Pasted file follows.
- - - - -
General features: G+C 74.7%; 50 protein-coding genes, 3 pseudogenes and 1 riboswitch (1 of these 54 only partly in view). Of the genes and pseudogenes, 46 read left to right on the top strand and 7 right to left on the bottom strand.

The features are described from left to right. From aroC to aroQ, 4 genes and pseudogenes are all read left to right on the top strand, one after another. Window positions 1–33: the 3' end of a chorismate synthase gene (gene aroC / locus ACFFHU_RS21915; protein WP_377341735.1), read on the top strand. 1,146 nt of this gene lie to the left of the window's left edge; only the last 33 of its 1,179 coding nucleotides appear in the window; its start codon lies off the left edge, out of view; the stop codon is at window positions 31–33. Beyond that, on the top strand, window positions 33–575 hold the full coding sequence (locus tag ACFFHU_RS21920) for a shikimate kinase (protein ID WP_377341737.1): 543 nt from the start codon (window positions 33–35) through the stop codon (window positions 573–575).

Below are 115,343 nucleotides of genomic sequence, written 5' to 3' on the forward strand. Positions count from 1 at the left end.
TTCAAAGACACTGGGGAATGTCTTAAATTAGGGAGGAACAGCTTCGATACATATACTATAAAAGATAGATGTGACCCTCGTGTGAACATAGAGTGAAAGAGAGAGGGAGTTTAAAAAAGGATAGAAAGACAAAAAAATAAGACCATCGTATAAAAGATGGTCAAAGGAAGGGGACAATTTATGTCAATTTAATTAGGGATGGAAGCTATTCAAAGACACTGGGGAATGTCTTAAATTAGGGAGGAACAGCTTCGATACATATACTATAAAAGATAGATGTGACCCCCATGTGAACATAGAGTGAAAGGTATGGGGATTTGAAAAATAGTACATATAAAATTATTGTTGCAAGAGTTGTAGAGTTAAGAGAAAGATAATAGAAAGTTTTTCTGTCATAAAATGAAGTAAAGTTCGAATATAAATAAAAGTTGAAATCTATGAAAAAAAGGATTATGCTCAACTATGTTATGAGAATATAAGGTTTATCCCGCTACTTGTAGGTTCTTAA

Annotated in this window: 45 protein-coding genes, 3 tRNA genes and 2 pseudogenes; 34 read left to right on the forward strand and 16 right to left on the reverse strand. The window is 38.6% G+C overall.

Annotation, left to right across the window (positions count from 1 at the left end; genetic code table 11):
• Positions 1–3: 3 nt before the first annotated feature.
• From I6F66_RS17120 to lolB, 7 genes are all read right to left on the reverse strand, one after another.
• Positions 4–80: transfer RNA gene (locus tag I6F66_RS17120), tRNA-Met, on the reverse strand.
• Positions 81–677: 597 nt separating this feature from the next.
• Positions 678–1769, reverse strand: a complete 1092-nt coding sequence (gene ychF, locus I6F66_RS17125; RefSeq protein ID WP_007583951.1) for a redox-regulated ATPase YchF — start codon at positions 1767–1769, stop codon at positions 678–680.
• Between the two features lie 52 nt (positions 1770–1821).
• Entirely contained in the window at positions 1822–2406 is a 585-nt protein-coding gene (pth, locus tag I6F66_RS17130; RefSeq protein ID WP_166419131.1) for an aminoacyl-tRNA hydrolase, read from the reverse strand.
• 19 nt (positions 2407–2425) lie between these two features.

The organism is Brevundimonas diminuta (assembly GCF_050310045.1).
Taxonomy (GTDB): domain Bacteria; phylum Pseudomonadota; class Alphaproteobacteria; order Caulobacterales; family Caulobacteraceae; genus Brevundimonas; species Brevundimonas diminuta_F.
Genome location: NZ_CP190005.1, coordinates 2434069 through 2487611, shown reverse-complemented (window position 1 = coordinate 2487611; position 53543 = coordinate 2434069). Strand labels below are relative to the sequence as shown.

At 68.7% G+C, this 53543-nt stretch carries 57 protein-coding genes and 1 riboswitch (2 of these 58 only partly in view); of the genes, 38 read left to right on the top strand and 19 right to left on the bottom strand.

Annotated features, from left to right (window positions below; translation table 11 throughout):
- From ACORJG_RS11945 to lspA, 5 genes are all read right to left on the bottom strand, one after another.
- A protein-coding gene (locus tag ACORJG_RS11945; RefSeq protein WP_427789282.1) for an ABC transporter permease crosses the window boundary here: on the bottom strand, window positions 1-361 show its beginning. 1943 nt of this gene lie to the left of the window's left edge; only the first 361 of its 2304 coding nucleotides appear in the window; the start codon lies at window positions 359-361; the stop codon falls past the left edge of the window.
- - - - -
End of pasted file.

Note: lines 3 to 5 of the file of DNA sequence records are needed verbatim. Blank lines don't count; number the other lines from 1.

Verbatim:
Below are 115,343 nucleotides of genomic sequence, written 5' to 3' on the forward strand. Positions count from 1 at the left end.
TTCAAAGACACTGGGGAATGTCTTAAATTAGGGAGGAACAGCTTCGATACATATACTATAAAAGATAGATGTGACCCTCGTGTGAACATAGAGTGAAAGAGAGAGGGAGTTTAAAAAAGGATAGAAAGACAAAAAAATAAGACCATCGTATAAAAGATGGTCAAAGGAAGGGGACAATTTATGTCAATTTAATTAGGGATGGAAGCTATTCAAAGACACTGGGGAATGTCTTAAATTAGGGAGGAACAGCTTCGATACATATACTATAAAAGATAGATGTGACCCCCATGTGAACATAGAGTGAAAGGTATGGGGATTTGAAAAATAGTACATATAAAATTATTGTTGCAAGAGTTGTAGAGTTAAGAGAAAGATAATAGAAAGTTTTTCTGTCATAAAATGAAGTAAAGTTCGAATATAAATAAAAGTTGAAATCTATGAAAAAAAGGATTATGCTCAACTATGTTATGAGAATATAAGGTTTATCCCGCTACTTGTAGGTTCTTAA

Annotated in this window: 45 protein-coding genes, 3 tRNA genes and 2 pseudogenes; 34 read left to right on the forward strand and 16 right to left on the reverse strand. The window is 38.6% G+C overall.